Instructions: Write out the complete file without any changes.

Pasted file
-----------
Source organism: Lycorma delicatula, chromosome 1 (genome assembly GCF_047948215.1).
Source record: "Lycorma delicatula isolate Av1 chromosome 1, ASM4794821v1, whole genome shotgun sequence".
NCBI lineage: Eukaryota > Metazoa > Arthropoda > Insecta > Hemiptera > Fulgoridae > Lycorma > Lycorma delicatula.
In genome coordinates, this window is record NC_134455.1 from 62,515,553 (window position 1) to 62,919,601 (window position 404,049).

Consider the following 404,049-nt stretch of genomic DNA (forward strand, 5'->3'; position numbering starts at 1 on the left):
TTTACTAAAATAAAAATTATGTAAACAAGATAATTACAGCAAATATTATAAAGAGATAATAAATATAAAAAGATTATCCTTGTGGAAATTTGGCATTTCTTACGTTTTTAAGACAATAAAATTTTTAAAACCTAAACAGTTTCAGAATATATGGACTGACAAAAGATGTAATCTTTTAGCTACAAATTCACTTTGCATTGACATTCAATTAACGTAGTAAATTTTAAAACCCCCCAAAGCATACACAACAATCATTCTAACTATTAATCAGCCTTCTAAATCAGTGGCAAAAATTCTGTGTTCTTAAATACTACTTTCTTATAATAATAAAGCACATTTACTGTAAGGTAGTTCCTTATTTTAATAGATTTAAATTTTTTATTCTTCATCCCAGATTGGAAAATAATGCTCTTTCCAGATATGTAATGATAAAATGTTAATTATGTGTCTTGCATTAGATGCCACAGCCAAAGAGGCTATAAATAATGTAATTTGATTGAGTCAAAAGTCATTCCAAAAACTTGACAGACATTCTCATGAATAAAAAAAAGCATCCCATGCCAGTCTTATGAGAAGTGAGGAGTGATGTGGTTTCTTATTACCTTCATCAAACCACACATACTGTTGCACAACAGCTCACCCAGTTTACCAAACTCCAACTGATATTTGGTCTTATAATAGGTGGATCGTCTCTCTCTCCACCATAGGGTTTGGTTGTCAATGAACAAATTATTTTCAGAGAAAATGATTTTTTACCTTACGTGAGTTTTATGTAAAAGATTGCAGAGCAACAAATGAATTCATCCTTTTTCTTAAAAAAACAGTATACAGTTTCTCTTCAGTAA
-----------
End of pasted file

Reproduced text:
Source organism: Lycorma delicatula, chromosome 1 (genome assembly GCF_047948215.1).
Source record: "Lycorma delicatula isolate Av1 chromosome 1, ASM4794821v1, whole genome shotgun sequence".
NCBI lineage: Eukaryota > Metazoa > Arthropoda > Insecta > Hemiptera > Fulgoridae > Lycorma > Lycorma delicatula.
In genome coordinates, this window is record NC_134455.1 from 62,515,553 (window position 1) to 62,919,601 (window position 404,049).

Consider the following 404,049-nt stretch of genomic DNA (forward strand, 5'->3'; position numbering starts at 1 on the left):
TTTACTAAAATAAAAATTATGTAAACAAGATAATTACAGCAAATATTATAAAGAGATAATAAATATAAAAAGATTATCCTTGTGGAAATTTGGCATTTCTTACGTTTTTAAGACAATAAAATTTTTAAAACCTAAACAGTTTCAGAATATATGGACTGACAAAAGATGTAATCTTTTAGCTACAAATTCACTTTGCATTGACATTCAATTAACGTAGTAAATTTTAAAACCCCCCAAAGCATACACAACAATCATTCTAACTATTAATCAGCCTTCTAAATCAGTGGCAAAAATTCTGTGTTCTTAAATACTACTTTCTTATAATAATAAAGCACATTTACTGTAAGGTAGTTCCTTATTTTAATAGATTTAAATTTTTTATTCTTCATCCCAGATTGGAAAATAATGCTCTTTCCAGATATGTAATGATAAAATGTTAATTATGTGTCTTGCATTAGATGCCACAGCCAAAGAGGCTATAAATAATGTAATTTGATTGAGTCAAAAGTCATTCCAAAAACTTGACAGACATTCTCATGAATAAAAAAAAGCATCCCATGCCAGTCTTATGAGAAGTGAGGAGTGATGTGGTTTCTTATTACCTTCATCAAACCACACATACTGTTGCACAACAGCTCACCCAGTTTACCAAACTCCAACTGATATTTGGTCTTATAATAGGTGGATCGTCTCTCTCTCCACCATAGGGTTTGGTTGTCAATGAACAAATTATTTTCAGAGAAAATGATTTTTTACCTTACGTGAGTTTTATGTAAAAGATTGCAGAGCAACAAATGAATTCATCCTTTTTCTTAAAAAAACAGTATACAGTTTCTCTTCAGTAA